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The Power of Self Talk

The Power of Self Talk

We are the biggest cheerleaders of others. We sing the praises of our family, friends and co-workers. But why is it that sometimes we struggle to do this for ourselves?  In the back of our mind, our self-conscious, we can tell ourselves, we are excited, smart, brave, willing and capable – I can do this. Or, maybe we tell ourselves that we are not smart, strong, brave, or attractive enough, to face challenges and dreams the way others do – I can’t do this. It is this voice that tells us what we think, can do, be, or become. So, who controls that voice? You do.

There are two types of self talk – negative and positive. Negative self talk is much easier than positive and sadly comes naturally to most of us at one point or another in our life. Our inner voice is what sets us apart from others and will lead us to a dark place or a healthy path.

Obviously, we all recognize that positive self talk is the healthy way of looking at life and how to deal with what it throws at you. But what if you get stuck in a negative cycle? How do you get out before it creates anxiety and depression?

The first thing we must do is recognize negative self talk. Here are two examples.

  • I think I have an idea how we could save some time on this project, but I am not the smartest in the group. It’s probably not a good idea anyway, and I don’t want to look stupid. I just won’t say anything.
    • I have a great idea how we could save some time on this project. I am excited to share my ideas and discuss it with my colleagues.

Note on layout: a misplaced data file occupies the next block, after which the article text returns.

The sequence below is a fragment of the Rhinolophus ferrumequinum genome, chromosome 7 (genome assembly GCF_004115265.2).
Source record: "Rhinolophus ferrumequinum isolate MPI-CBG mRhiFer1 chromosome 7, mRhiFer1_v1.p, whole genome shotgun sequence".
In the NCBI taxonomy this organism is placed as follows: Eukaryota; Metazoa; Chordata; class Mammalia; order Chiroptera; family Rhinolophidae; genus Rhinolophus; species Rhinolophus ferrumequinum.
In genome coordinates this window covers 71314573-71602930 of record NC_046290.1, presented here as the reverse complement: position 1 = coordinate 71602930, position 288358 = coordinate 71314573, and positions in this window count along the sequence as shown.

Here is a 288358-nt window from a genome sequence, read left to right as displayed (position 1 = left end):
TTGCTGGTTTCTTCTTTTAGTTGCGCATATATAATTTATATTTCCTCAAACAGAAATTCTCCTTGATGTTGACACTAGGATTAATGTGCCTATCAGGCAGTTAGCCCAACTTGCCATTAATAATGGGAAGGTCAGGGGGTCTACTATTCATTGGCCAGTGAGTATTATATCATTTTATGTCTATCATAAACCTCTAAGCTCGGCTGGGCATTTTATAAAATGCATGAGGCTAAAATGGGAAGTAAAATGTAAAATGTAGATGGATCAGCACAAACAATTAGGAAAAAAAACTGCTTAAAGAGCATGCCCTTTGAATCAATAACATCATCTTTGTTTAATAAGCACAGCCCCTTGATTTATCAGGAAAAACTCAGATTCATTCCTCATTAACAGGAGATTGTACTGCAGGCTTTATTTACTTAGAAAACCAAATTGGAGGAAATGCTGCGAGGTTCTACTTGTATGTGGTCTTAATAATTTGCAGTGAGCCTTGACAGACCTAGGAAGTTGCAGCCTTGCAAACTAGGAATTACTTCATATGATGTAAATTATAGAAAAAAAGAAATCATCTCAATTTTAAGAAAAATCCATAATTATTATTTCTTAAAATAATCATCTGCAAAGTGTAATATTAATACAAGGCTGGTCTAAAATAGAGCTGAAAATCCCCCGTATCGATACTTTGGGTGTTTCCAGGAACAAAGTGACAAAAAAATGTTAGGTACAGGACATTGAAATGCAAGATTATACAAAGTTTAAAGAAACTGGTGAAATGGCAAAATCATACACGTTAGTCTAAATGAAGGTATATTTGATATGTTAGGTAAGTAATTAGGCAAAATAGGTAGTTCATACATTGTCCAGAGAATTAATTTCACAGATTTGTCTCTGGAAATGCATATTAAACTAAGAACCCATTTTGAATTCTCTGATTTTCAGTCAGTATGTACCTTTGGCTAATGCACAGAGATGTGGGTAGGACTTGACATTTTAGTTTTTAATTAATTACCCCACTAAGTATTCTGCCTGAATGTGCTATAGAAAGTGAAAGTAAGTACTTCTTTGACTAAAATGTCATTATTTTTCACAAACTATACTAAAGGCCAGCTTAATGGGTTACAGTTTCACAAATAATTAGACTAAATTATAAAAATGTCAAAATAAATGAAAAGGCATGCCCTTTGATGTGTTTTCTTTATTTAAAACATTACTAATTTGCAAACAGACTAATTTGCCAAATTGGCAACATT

It is easy to see which one of these statements are negative, so how do we switch the conversation in our brain? It starts with how you think about a situation. When negativity creeps in, take a breath, step back, and ask yourself these questions. These are referred to as Stop Techniques and can help switch from a negative to positive thought pattern.

  • Did I overreact?
  • Did I jump to a conclusion?
  • Am I thinking about this too much?
  • Is what I understand the truth?
  • Is this really a crisis or is it an opportunity?
  • Am I being harsh on myself?
  • Is the way I feel today influencing my thoughts?
  • Do people really think this way about me or is this my opinion of myself?
  • Listen for words such as, never, no one, always, or can’t.

Switching your thoughts is harder than you may think. What if your best friend came to you and told you what they were thinking? How would you respond? Would you agree with them and beat them down even more, or would you be encouraging and supportive? That is how you must learn to treat yourself. Positive self talk is a skill you must practice. Look at yourself in the mirror and tell yourself you are those things you want to be. The more you say it the more you will believe it.

When people suffer a catastrophic life changing event, their world changes. Things that are simple can become difficult and frustration builds. The people supporting them are also impacted and self talk can change those personal interactions. Negative thoughts are exhausting, not only for you, but for caregivers.  Your inner thoughts will reflect in your actions and the way you communicate. If you try to stay positive even in the difficult times it will make those hard moments a little bit easier. Your thoughts can create a downward spiral or an upward lift.

We have heard it a hundred times, the mind is a powerful thing. How will you choose to use yours?

The team at Wishart Brain and Spine Law take a holistic approach to injury law. We take care of the legal process so that you can focus on your recovery which includes the mind and body. If you or someone you love is struggling with their mental health always consult a doctor. These blogs are not intended to replace or provide professional help. If you have questions about your injury, please contact us at Wishart Brain and Spine Law. Your first consultation is always free.

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